Both the Northern and the Southern Jurisdictions made slow progress in unifying the scattered degree-conferring groups, and in standardizing the rituals. They were handicapped by the pride in the local organizations; by leadership jealousies; by the anti-Masonic agitation of 1826-40, which almost destroyed Freemasonry; by the War between the States, and by other matters. The process of unification, however, was completed in the Northern Masonic Jurisdiction by the Union of 1867, when the last irregular Supreme Council finally acknowledged the authority of the regular Supreme Council. From that Union, there arose what is the present Supreme Council for the Northern Masonic Jurisdiction of the United States of America.

Since it is now officially recognized as beginning in 1801 in Charleston, South Carolina, the Scottish Rite has spread throughout the world At the present time, the Supreme Council for the Northern Masonic Jurisdiction officially recognizes and enjoys friendly relations with the Supreme Councils of the Scottish Rite in 39 other Jurisdictions, and the higher degree systems (Swedish Rite) administered by the Grand Lodges in the four Scandinavian countries (Denmark, Iceland, Norway and Sweden).

The Northern Masonic Jurisdiction specifically covers the 15 states east of the Mississippi River and north of the Mason-Dixon Line and the Ohio River, including Delaware. Its headquarters is in Lexington, Massachusetts, a suburb of Boston.

The other Supreme Council in the United States is that of the Southern Jurisdiction. It has its head quarters at Washington, D.C., and covers the remaining 35 states, the District of Columbia, and the United States territories and possessions.

At present, there are 436,000 Scottish Rite Masons throughout the Northern Masonic Jurisdiction.   There are Scottish Rite centers, called "Valleys," in 110 cities and towns in the 15 states of the Northern Masonic Jurisdiction.

The Scottish Rite membership of the Southern Jurisdiction exceeds 600,000 so that the total Scottish Rite membership in the United States is over one million.

One important point which must be recognized by all Masons is the fact that the Scottish Rite shares the belief of all Masonic organizations that there is no higher degree than that of Master Mason. The Supreme Council and its subordinate bodies acknowledge the Masonic supremacy of the Symbolic Grand Lodges, and the Grand Master of Masons is recognized as the ranking Masonic officer present when in attendance at any Scottish Rite meeting.

Our degrees are in addition to and are in no way "higher" than Blue Lodge degrees. Scottish Rite work amplifies and elaborates on the lessons of the Craft. It should never be forgotten that termination of a member's Symbolic Lodge standing automatically terminates his Scottish Rite membership, whether his rank be 14° or 33°.

There are four coordinate divisions in the Scottish Rite:

A complete set of Bodies is four in number, and these are called: Lodge of Perfection, conferring the Fourth Degree through the Fourteenth Degree; Chapter of Rose Croix, conferring the Fifteenth Degree through the Eighteenth Degree; Council of Kadosh, conferring the Nineteenth Degree through the Thirtieth Degree; and the Consistory, conferring the Thirty-first and Thirty-second Degrees.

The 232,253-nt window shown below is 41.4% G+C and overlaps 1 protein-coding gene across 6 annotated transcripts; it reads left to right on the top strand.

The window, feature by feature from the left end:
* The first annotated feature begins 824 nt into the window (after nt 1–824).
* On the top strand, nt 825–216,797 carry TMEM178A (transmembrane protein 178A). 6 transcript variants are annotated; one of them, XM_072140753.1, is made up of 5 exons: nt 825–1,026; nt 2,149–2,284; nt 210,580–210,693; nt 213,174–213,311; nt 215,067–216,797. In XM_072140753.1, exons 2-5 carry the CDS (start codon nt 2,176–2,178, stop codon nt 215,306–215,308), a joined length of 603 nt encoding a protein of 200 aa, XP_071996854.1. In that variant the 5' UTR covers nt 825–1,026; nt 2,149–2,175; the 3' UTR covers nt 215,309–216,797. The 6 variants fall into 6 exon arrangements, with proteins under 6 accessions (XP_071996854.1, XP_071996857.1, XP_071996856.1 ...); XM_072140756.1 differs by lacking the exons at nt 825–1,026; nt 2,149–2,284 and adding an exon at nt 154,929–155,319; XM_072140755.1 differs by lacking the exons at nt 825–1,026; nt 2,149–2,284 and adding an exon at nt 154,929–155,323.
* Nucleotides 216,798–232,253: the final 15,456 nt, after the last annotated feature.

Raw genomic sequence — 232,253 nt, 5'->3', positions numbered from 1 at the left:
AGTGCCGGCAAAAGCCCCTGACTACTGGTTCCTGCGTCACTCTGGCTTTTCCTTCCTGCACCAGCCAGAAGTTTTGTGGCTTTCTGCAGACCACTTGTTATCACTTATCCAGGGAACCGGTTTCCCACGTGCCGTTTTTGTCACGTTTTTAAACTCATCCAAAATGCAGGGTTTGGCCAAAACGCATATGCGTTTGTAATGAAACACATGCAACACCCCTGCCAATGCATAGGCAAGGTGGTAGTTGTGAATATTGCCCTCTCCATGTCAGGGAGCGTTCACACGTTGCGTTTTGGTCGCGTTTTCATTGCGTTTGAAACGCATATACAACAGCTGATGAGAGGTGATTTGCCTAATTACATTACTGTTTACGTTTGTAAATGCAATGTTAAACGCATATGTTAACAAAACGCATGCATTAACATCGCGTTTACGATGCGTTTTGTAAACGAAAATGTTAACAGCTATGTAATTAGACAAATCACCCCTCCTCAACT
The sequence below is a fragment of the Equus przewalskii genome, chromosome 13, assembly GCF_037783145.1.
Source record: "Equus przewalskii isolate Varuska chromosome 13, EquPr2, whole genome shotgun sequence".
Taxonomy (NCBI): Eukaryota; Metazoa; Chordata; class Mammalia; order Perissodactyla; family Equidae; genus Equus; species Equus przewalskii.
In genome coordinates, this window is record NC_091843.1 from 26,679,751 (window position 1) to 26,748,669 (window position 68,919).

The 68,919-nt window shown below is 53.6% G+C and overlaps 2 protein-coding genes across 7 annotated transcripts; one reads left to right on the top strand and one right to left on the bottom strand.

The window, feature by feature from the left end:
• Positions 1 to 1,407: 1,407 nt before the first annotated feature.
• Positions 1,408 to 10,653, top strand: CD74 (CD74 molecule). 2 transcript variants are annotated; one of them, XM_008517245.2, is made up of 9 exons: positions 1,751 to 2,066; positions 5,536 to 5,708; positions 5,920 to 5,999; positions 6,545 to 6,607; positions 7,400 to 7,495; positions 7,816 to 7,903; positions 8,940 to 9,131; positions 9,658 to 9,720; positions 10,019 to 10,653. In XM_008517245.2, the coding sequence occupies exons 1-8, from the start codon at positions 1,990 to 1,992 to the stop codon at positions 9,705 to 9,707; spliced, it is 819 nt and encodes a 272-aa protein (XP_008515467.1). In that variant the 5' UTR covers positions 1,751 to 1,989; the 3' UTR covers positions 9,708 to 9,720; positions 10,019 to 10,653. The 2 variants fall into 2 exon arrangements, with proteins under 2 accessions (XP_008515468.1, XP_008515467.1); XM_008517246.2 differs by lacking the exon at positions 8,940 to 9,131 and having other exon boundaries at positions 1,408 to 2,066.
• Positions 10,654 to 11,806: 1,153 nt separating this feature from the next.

Applicants must be Master Masons in good standing. Their petitions must be endorsed by two Thirty-second Degree members of the Rite and are subject to investigation and vote.


Supreme Council has in its Archives copies of the Degrees of the Rite of Perfection and of additional Degrees, including the 33°, which were in use at Charleston in 1801. Some of these old Degree documents are fragmentary, and some Degree manuscripts have not survived the centuries. In the mid-19th century, Grand Commander Albert Pike

revised these Degrees. He retained the original titles,

substance, and sequence. Out of his own great

scholarship and knowledge of ancient philosophies, he

added new substance and significance to the Degrees,

which enhanced their importance. The Southern

Jurisdiction has continued to use the basic Albert Pike

Rituals. While the Rubrics permit variations in the manner

of their rendition, the Degrees have remained otherwise

relatively unchanged. The Pike versions are also widely,

although not exclusively, used elsewhere. For the past several years, as authorized by The Supreme Council and its Committee on Ritual and Ceremonial Forms, Dr. Rex R. Hutchens, 33°, Grand Cross, author of several authoritative books about Pike’s writings, has worked with a resource team of experienced Brethren to modernize the language, accent the significance, and enhance the dramatic performance of the Pike Degrees. The Revised Standard Ritual maintains the moral vision and philosophical integrity of the original Pike Degrees while making them more accessible to contemporary Brethren. The new Degrees are being honed through authorized trial performances in Valleys throughout the Southern Jurisdiction and will, at an appropriate time, be sanctioned by unanimous vote of The Supreme Council as the official Ritual of the Scottish Rite, Southern Jurisdiction, U.S.A.

The Subordinate Bodies usually confer the Degrees in one of two ways: in a Class which meets once a week over a period of several months, in the spring and in the autumn; or at a Reunion at which the Degrees are conferred or communicated over a period of one or more days.

The candidates are not required to memorize any portion of the Degrees. Every member is encouraged, however, to witness the Degrees thereafter as frequently as possible so that he will become more fully aware of the nature of each Degree and the lessons it teaches.

A comprehensive and concise book, A Bridge to Light by Dr. Hutchens, summarizes our Scottish Rite Degrees and assists in a ready understanding and appreciation of our Ritual. Also, it frequently returns to the great cornerstone of our Order, Albert Pike’s Morals and Dogma, by presenting eloquent quotations that clearly fix the meanings of each of the Degrees and places them within the context of the modern era.

Having become a valuable aid, A Bridge to Light may be used by the Ritualists desiring to improve his work and as a cordial guide to the Brother reaching for a better understanding of the beauty and significance of the Scottish Rite Degrees. A copy of this book is provided to each new Fourteenth Degree initiate in the Southern Jurisdiction and is available from The Supreme Council to any interested party.






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Jacksonville Scottish Rite Masonic Center

965 Hubbard Street

Jacksonville, Florida 32206

Phone: (904)355-7633

Fax: (904)355-7443

Scottish Rite Office Hours-Monday-Friday-8:00 AM-4:00 PM


This Website was last updated on  November 11, 2012